Sol

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Maybe this was all her fault. Chess class was not the right place to meet guys. It was common knowledge among the girls at Ford River College that the guys who chose chess for their PE were the ones who just intended to pay off the teacher and show up for the first time at finals.

Those were the lazy ones, and Sol didn't go for lazy. But the guys who actually wanted to be there, would they have been any better? Wouldn't the passion for a game that involved stealth, strategy, and gaining the upper hand all the freaking time be some sort of red flag?

Sol should have known. She loved the game—read about it, thought about it—but it wasn't the healthiest thing to occupy her thoughts with, just as she was breaking up with her high school boyfriend.

That was over though. There was that entire phase of the long distance relationship that included him avoiding her calls, and her friends telling tales of him not being totally honest with her, and him being such an ass, and her being so humiliated that she didn't want to get out of bed.

And then, Neil happened. Yes, in chess class. Not the kind of guy she thought she'd like, but it made sense. He was smart, and he challenged her, and she liked that Neil was there. Because he had always been just a phone call away, and yet he found oh so many ways to avoid her.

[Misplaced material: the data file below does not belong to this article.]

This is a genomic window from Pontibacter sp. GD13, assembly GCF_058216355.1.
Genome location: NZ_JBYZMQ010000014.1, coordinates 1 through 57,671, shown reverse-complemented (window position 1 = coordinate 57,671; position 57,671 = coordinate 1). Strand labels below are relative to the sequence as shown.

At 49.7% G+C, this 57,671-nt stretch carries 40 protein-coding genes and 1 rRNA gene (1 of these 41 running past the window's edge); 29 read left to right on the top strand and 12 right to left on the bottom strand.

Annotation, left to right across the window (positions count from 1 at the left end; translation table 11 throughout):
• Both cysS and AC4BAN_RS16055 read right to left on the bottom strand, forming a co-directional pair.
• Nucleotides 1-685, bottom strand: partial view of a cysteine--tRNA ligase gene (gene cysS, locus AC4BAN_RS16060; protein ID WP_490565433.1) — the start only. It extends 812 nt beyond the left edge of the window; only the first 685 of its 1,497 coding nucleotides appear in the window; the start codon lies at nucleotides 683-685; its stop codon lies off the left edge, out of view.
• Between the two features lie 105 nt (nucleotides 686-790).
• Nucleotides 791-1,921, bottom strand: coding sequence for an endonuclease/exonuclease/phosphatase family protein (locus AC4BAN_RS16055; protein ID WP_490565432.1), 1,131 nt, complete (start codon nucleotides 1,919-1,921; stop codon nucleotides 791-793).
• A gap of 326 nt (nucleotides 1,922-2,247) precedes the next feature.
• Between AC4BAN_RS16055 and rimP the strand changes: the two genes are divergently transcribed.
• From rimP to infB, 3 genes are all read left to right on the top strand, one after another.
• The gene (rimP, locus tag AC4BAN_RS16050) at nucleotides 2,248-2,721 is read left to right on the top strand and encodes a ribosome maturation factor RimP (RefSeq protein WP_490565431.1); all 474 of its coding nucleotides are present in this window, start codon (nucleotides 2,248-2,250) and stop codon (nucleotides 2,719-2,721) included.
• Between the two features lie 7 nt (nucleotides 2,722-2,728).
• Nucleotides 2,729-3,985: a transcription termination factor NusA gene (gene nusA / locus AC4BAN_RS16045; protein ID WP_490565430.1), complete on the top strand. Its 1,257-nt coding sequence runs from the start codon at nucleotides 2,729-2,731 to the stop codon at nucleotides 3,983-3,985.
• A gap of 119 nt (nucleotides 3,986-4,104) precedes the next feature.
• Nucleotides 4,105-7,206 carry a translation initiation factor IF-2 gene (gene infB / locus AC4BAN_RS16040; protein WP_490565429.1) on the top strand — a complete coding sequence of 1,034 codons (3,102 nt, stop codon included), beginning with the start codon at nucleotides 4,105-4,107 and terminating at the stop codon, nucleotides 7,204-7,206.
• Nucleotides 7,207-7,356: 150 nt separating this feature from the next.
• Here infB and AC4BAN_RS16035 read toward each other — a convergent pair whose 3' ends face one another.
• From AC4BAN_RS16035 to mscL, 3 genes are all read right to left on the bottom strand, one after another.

So Sol crossed off long-distance relationships and him, and hoped for the best with this guy. It was a better match, she thought, than the other one anyway. Neil actually liked the things she did. She suspected that they thought things through in a similar way. And, she figured that no relationship was perfect anyway, but she could deal with a problem if they were both in the same place at least.

Last week, she began to rethink this. She read this book about making long distance relationships last, and it told her that a relationship was a relationship was a relationship. Distance was not a challenge with the right person.

But Sol wasn't a quitter. She liked to figure out how things worked, and if they were broken, how to fix them.

I should talk to Hannah about this, she told herself. It seemed like the kind of thing you'd tell a best friend.

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